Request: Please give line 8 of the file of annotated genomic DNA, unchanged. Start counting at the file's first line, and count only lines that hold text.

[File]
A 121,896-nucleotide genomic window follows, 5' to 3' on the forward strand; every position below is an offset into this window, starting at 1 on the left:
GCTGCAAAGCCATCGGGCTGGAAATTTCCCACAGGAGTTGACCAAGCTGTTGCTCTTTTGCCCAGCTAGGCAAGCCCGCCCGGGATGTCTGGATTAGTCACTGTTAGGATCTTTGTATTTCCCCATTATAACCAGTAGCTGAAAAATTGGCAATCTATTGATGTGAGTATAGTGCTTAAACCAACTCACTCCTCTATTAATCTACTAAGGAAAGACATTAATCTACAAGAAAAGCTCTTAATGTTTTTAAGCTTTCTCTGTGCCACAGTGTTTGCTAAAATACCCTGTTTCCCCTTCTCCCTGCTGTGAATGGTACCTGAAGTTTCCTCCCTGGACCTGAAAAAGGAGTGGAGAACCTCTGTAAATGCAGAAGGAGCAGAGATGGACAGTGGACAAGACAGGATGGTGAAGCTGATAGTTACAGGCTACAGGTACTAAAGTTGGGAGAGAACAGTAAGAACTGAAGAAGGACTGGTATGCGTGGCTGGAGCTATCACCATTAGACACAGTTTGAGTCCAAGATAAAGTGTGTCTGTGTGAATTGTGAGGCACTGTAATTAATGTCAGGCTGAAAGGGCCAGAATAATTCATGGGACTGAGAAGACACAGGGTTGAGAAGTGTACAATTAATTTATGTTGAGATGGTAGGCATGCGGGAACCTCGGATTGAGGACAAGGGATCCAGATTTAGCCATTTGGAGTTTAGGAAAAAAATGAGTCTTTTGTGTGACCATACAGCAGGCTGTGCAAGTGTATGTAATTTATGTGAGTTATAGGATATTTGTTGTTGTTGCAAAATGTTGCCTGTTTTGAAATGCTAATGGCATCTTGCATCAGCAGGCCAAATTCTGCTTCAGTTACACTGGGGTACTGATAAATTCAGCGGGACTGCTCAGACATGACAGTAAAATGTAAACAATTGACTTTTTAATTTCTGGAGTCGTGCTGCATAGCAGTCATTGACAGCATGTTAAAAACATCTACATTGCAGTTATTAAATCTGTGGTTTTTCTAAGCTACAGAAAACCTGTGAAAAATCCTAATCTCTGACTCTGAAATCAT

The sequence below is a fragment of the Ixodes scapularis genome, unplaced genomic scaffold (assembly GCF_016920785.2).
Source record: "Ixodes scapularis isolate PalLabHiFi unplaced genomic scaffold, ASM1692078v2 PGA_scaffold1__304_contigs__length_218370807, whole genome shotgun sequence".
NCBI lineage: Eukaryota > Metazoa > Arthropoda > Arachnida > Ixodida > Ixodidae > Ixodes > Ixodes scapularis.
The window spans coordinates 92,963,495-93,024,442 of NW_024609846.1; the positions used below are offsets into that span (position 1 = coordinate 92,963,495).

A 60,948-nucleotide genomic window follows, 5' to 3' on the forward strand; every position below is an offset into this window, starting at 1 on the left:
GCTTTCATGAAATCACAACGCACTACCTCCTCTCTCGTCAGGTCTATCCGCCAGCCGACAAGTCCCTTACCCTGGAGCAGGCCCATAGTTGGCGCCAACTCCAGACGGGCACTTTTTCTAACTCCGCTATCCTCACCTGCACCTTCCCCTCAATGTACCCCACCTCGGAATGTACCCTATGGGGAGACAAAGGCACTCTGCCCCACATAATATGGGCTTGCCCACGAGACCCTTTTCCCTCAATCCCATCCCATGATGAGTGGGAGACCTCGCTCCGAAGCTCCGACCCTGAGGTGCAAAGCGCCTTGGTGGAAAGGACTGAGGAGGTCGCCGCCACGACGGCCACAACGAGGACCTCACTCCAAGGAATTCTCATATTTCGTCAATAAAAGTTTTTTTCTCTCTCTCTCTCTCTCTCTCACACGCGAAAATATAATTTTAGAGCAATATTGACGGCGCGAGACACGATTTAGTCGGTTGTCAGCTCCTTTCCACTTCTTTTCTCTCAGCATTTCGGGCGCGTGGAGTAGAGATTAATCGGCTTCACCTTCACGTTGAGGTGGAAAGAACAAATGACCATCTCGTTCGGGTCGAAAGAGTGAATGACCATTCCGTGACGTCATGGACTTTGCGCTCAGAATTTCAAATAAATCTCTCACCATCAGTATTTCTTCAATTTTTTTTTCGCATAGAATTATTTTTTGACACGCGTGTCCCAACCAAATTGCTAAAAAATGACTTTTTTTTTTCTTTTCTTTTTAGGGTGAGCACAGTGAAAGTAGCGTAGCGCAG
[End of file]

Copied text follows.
GCTTTCATGAAATCACAACGCACTACCTCCTCTCTCGTCAGGTCTATCCGCCAGCCGACAAGTCCCTTACCCTGGAGCAGGCCCATAGTTGGCGCCAACTCCAGACGGGCACTTTTTCTAACTCCGCTATCCTCACCTGCACCTTCCCCTCAATGTACCCCACCTCGGAATGTACCCTATGGGGAGACAAAGGCACTCTGCCCCACATAATATGGGCTTGCCCACGAGACCCTTTTCCCTCAATCCCATCCCATGATGAGTGGGAGACCTCGCTCCGAAGCTCCGACCCTGAGGTGCAAAGCGCCTTGGTGGAAAGGACTGAGGAGGTCGCCGCCACGACGGCCACAACGAGGACCTCACTCCAAGGAATTCTCATATTTCGTCAATAAAAGTTTTTTTCTCTCTCTCTCTCTCTCTCTCACACGCGAAAATATAATTTTAGAGCAATATTGACGGCGCGAGACACGATTTAGTCGGTTGTCAGCTCCTTTCCACTTCTTTTCTCTCAGCATTTCGGGCGCGTGGAGTAGAGATTAATCGGCTTCACCTTCACGTTGAGGTGGAAAGAACAAATGACCATCTCGTTCGGGTCGAAAGAGTGAATGACCATTCCGTGACGTCATGGACTTTGCGCTCAGAATTTCAAATAAATCTCTCACCATCAGTATTTCTTCAATTTTTTTTTCGCATAGAATTATTTTTTGACACGCGTGTCCCAACCAAATTGCTAAAAAATGACTTTTTTTTTTCTTTTCTTTTTAGGGTGAGCACAGTGAAAGTAGCGTAGCGCAG